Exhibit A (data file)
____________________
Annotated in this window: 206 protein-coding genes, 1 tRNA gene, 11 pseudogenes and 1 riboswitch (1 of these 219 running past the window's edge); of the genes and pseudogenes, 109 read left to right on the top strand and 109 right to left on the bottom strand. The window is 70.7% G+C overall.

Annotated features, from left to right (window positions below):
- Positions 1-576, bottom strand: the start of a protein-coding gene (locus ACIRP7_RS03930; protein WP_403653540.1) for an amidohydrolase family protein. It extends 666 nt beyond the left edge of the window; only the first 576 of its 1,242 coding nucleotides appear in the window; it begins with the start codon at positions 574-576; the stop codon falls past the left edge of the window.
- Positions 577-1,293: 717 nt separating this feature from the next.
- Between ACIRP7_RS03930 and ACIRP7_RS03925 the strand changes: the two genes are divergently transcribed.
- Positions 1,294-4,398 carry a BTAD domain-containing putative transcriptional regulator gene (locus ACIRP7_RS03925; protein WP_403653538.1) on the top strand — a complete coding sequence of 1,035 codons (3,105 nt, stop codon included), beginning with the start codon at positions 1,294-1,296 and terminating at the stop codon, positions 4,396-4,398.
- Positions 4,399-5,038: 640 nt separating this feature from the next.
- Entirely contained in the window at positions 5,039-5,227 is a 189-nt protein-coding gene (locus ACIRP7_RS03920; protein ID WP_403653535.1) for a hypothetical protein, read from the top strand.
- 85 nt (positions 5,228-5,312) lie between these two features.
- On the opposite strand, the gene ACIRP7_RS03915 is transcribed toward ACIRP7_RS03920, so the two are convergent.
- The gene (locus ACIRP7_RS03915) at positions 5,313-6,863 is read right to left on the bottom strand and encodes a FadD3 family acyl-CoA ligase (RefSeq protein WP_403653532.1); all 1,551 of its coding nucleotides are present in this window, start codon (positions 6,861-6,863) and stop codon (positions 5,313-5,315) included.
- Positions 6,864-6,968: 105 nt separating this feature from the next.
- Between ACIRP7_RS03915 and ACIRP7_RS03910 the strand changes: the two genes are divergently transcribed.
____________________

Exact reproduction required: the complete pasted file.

Annotated in this window: 206 protein-coding genes, 1 tRNA gene, 11 pseudogenes and 1 riboswitch (1 of these 219 running past the window's edge); of the genes and pseudogenes, 109 read left to right on the top strand and 109 right to left on the bottom strand. The window is 70.7% G+C overall.

Annotated features, from left to right (window positions below):
- Positions 1-576, bottom strand: the start of a protein-coding gene (locus ACIRP7_RS03930; protein WP_403653540.1) for an amidohydrolase family protein. It extends 666 nt beyond the left edge of the window; only the first 576 of its 1,242 coding nucleotides appear in the window; it begins with the start codon at positions 574-576; the stop codon falls past the left edge of the window.
- Positions 577-1,293: 717 nt separating this feature from the next.
- Between ACIRP7_RS03930 and ACIRP7_RS03925 the strand changes: the two genes are divergently transcribed.
- Positions 1,294-4,398 carry a BTAD domain-containing putative transcriptional regulator gene (locus ACIRP7_RS03925; protein WP_403653538.1) on the top strand — a complete coding sequence of 1,035 codons (3,105 nt, stop codon included), beginning with the start codon at positions 1,294-1,296 and terminating at the stop codon, positions 4,396-4,398.
- Positions 4,399-5,038: 640 nt separating this feature from the next.
- Entirely contained in the window at positions 5,039-5,227 is a 189-nt protein-coding gene (locus ACIRP7_RS03920; protein ID WP_403653535.1) for a hypothetical protein, read from the top strand.
- 85 nt (positions 5,228-5,312) lie between these two features.
- On the opposite strand, the gene ACIRP7_RS03915 is transcribed toward ACIRP7_RS03920, so the two are convergent.
- The gene (locus ACIRP7_RS03915) at positions 5,313-6,863 is read right to left on the bottom strand and encodes a FadD3 family acyl-CoA ligase (RefSeq protein WP_403653532.1); all 1,551 of its coding nucleotides are present in this window, start codon (positions 6,861-6,863) and stop codon (positions 5,313-5,315) included.
- Positions 6,864-6,968: 105 nt separating this feature from the next.
- Between ACIRP7_RS03915 and ACIRP7_RS03910 the strand changes: the two genes are divergently transcribed.